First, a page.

Government pressing ahead with record £5.2 billion investment in flood and coastal defences across England

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New flood defence walls along Morton Crescent. Source: UK Gov

Flood Minister Trudy Harrison has said the Government is rapidly pressing ahead with their record £5.2 billion investment in flood and coastal defences across England.

1,400 homes and over 400 businesses have already reaped the benefits this week after being provided with better flood defences in Exmouth.

This scheme is part of the Government’s current programme of investment in flood and coastal defences. The Government announced in 2020 that the amount invested in flood and coastal erosion schemes would be doubled in England to £5.2 billion investing in around 2,000 flood defences. This year, £700 million is being invested from that pot and will better protect over 30,000 properties, bringing the cumulative total for the first two years of the programme to more than 60,000.

The Environment Agency and East Devon District Council spent £12 million of Government funding, building new and improving existing defences at The Royal Avenue, Camperdown Creek and The Esplanade in Exmouth which has been finished this week.

The flood risk to residents and 400 businesses in the area has been reduced from a 4% chance of flooding every year to a 0.5% chance. This accounts for climate change and rising sea levels, with the option of improving the defences in the future. Further improvements should not be needed before 2045 based on current predictions.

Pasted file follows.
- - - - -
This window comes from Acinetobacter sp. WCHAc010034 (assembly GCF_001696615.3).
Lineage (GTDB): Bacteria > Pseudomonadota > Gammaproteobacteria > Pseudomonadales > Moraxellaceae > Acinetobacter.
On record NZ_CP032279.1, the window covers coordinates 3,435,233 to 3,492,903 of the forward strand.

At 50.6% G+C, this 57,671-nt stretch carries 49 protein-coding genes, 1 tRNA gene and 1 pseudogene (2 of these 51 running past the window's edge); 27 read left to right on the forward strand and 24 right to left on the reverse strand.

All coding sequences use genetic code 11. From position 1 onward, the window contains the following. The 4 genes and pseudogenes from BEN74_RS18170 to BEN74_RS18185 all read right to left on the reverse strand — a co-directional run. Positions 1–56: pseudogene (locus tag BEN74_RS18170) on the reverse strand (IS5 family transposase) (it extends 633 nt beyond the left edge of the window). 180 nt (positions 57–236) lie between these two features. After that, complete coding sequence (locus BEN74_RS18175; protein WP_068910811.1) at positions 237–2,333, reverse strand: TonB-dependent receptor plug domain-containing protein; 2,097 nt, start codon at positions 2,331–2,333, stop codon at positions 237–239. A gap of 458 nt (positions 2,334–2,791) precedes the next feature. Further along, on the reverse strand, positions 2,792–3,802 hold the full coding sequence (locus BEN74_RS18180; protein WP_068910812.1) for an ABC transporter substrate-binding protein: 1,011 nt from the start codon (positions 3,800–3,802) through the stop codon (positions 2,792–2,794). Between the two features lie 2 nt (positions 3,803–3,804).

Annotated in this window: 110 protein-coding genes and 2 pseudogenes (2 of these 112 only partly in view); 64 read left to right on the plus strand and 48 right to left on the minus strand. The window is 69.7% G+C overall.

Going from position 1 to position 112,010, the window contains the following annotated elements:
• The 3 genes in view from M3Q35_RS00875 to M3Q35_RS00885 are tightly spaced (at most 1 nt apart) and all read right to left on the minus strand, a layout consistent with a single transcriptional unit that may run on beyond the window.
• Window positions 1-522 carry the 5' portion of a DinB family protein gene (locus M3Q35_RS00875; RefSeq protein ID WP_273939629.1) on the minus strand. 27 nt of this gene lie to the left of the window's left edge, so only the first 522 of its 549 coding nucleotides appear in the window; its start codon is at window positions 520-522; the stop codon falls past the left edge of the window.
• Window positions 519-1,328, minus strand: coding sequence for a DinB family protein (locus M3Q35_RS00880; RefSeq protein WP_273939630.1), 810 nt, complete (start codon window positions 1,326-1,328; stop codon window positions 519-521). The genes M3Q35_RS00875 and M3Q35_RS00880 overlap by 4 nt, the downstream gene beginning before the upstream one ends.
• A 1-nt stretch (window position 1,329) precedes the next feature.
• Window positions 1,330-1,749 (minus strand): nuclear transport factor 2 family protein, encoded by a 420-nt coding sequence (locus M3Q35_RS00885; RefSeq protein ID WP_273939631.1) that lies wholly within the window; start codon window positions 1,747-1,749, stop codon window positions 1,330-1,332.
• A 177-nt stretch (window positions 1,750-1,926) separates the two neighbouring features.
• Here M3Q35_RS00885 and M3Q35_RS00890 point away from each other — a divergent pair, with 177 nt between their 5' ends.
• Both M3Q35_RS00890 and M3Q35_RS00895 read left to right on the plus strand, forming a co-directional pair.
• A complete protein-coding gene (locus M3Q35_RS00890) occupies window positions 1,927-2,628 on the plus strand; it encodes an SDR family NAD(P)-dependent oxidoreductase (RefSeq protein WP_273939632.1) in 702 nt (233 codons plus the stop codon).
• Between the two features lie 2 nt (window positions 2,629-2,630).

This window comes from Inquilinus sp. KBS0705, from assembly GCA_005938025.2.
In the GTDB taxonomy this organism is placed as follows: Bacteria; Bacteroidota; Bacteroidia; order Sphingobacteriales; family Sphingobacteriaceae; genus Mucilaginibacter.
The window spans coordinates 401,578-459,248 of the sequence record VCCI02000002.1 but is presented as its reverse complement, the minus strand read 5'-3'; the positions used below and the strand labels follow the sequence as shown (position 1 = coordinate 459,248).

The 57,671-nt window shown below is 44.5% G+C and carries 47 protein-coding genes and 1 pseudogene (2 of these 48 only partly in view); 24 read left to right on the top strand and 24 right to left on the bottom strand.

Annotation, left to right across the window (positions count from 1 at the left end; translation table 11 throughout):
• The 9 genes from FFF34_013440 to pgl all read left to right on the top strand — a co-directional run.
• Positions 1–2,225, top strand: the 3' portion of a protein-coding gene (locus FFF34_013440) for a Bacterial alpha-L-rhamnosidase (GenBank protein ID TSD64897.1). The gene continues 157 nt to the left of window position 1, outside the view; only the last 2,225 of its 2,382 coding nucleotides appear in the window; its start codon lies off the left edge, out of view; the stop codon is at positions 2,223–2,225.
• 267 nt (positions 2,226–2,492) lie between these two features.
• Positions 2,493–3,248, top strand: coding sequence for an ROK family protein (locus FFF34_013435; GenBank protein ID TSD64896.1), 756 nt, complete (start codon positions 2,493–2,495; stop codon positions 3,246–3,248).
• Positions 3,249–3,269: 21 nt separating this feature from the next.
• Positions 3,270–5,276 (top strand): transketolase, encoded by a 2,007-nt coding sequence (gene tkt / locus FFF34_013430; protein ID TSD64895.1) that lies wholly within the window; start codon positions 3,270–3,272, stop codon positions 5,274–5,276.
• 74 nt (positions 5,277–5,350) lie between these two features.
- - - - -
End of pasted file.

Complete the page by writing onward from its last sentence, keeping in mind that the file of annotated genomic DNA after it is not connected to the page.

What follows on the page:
Floods Minister, Trudy Harrison, said:

Exmouth’s new flood defences and further schemes across the country will be more important than ever to build a more resilient nation against greater weather extremes.

This is why we are pressing ahead with our record £5.2 billion investment in flood and coastal defences across England.

I hope Exmouth’s added protection will bring much needed peace of mind to homeowners and give businesses the confidence to invest and grow.

Philip Rees of the South West Regional Flood and Coastal Committee said:

Exmouth was at significant risk of flooding before this project began.

These new defences have drastically reduced that risk of flooding as well as taking the future into account so people and businesses can continue living and working here.

Councillor Geoff Jung, East Devon District Council’s portfolio holder for Coast, Country and Environment, said:

The protection of people’s houses, shops and businesses from flooding is a key objective of East Devon District Council`s initiative on combating the effects of climate change.

We are most grateful for the help and assistance of the Environment Agency and contractor Kier in providing this tidal defence scheme. Also, to the team of volunteers and staff who will be operating the flood gates for the years to come.

Flood embankments and walls were raised between the outfall of the Withycombe Brook and Imperial Recreation Ground and between the Imperial Recreation Ground and Camperdown Terrace.

But a large proportion of the work has been along the sea front, including the Esplanade from the Grove pub in the west, to just beyond the clock tower in the east. The Esplanade between these two points will be allowed to flood in extreme conditions, however, the new walls and flood gates will prevent this water from flowing into Exmouth. New drainage infrastructure will return flood water to the sea once the storm has passed.

A group of men in high-visibility clothing close a road with a large, metal barrier
The Exmouth tidal defence scheme has 28 flood gates

An extra 26 new flood gates have been installed, to accompany the two already in place at Mamhead Slipway. The gates that cross the road will be operated by East Devon District Council. Other gates will be operated by teams of community volunteers.

Exmouth tidal defences were also one of the agency’s first ‘talking’ flood defences to engage interested passersby in text conversation about its development as well as offering further advice to be flood aware.

Exmouth tidal defence scheme reduces the chance of flooding from the sea but there is still a risk of flooding from rivers and surface water.

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